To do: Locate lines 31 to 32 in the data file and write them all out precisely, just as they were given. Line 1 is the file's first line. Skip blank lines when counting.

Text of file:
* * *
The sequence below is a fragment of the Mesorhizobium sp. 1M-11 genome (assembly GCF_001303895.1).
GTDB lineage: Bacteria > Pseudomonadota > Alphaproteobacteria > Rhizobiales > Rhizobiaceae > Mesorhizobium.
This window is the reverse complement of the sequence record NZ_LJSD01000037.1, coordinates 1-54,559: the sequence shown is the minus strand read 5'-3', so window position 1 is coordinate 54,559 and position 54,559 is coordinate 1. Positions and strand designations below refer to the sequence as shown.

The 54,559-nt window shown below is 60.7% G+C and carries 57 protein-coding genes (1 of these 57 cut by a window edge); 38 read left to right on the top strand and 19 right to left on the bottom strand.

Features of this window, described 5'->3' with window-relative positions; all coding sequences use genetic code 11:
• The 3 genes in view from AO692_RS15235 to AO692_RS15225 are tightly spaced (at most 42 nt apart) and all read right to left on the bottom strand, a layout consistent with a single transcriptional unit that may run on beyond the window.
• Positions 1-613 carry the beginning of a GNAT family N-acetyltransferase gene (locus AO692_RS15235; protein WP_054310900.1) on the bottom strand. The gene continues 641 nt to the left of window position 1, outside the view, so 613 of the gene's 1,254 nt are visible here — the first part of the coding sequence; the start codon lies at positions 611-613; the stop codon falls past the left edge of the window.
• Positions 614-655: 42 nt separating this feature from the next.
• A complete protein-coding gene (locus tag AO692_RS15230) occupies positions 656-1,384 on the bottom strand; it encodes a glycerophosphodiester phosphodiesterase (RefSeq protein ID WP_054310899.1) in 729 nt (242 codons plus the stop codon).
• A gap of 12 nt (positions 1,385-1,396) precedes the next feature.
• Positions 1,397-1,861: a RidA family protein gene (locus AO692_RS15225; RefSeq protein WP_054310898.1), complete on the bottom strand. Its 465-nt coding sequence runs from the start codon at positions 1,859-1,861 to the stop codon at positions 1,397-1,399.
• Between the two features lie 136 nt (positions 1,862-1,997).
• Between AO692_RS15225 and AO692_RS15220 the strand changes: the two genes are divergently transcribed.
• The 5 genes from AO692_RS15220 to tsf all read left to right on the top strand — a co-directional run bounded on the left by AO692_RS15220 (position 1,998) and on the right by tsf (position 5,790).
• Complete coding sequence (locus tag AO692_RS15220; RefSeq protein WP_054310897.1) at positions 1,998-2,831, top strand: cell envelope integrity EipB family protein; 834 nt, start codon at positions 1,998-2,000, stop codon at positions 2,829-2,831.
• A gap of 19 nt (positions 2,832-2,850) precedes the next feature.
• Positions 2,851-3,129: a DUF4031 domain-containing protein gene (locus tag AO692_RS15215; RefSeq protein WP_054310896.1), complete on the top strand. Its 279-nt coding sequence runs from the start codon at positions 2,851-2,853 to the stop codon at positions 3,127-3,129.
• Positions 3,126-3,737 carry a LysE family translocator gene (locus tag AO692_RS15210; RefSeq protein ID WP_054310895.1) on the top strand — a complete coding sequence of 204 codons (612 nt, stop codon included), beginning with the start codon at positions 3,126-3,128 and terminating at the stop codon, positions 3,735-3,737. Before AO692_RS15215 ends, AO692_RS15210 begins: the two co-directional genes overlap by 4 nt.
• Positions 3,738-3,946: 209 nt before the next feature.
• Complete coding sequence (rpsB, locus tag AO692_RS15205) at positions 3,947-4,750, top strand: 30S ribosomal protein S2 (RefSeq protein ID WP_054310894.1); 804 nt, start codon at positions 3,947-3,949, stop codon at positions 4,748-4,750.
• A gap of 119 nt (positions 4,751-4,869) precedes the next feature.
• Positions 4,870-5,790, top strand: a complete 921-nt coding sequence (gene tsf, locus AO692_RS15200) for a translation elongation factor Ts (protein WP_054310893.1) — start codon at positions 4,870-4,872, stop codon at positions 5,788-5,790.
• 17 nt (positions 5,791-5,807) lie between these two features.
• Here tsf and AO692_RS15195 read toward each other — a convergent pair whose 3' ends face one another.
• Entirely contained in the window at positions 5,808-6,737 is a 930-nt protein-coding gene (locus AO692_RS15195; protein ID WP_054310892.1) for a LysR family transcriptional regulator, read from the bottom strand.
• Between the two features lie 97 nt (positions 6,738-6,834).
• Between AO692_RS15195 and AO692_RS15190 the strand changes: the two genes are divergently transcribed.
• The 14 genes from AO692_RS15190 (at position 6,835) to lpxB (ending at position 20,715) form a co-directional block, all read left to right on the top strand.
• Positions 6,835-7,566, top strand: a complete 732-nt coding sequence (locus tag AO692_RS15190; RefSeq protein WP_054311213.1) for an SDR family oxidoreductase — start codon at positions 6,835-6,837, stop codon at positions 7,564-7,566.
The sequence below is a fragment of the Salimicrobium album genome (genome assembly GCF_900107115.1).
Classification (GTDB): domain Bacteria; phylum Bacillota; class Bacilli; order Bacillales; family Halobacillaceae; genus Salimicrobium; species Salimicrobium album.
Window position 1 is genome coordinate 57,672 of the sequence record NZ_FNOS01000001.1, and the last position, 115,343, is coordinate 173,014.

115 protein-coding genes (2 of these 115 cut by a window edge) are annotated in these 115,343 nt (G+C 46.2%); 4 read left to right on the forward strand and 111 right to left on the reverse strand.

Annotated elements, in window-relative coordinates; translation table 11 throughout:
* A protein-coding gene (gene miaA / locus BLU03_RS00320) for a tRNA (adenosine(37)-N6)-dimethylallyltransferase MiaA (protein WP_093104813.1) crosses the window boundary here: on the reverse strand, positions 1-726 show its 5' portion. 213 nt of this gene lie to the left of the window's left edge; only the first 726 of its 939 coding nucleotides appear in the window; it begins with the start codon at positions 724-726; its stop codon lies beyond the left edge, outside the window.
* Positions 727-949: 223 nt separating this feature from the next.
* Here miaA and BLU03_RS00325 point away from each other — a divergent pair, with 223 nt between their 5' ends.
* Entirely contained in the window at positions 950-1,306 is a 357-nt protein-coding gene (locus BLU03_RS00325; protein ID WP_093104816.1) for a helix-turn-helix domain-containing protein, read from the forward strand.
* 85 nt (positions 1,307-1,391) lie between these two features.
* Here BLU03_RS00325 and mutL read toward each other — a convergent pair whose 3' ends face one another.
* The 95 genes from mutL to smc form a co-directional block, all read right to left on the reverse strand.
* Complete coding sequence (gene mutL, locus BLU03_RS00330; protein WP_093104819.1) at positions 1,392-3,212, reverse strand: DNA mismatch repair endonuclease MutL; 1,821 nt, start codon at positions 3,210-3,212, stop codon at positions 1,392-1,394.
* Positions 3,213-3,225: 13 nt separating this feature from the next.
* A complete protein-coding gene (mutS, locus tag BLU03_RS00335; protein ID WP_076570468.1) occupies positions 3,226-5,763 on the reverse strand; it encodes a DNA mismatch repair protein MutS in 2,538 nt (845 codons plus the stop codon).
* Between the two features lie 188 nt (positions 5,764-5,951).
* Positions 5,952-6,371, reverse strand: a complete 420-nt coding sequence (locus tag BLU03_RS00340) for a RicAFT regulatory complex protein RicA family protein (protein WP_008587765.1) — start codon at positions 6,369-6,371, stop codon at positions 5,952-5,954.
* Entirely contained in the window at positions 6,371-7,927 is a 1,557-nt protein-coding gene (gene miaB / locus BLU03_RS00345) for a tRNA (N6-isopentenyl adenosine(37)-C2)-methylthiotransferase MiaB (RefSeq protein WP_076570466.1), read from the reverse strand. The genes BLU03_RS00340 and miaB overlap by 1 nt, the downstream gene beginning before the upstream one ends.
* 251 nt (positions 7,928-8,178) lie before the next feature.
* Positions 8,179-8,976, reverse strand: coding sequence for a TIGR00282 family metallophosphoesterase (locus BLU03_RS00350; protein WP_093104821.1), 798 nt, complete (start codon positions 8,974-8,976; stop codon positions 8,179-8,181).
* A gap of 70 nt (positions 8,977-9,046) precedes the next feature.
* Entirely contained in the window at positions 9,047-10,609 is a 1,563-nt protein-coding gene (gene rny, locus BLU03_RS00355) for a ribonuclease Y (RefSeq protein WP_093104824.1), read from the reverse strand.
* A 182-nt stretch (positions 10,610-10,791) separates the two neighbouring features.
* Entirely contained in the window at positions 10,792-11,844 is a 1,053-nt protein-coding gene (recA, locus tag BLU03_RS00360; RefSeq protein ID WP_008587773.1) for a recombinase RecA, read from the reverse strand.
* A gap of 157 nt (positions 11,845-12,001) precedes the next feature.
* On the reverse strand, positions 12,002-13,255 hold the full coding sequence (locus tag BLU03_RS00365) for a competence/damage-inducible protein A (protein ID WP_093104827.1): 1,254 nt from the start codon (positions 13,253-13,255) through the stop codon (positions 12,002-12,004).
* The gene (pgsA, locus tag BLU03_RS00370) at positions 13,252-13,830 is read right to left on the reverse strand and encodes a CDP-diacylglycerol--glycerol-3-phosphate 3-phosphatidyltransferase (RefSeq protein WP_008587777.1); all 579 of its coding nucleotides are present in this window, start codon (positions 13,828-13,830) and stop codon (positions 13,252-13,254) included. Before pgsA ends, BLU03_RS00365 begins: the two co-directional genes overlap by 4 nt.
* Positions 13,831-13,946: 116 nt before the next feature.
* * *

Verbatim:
Classification (GTDB): domain Bacteria; phylum Bacillota; class Bacilli; order Bacillales; family Halobacillaceae; genus Salimicrobium; species Salimicrobium album.
Window position 1 is genome coordinate 57,672 of the sequence record NZ_FNOS01000001.1, and the last position, 115,343, is coordinate 173,014.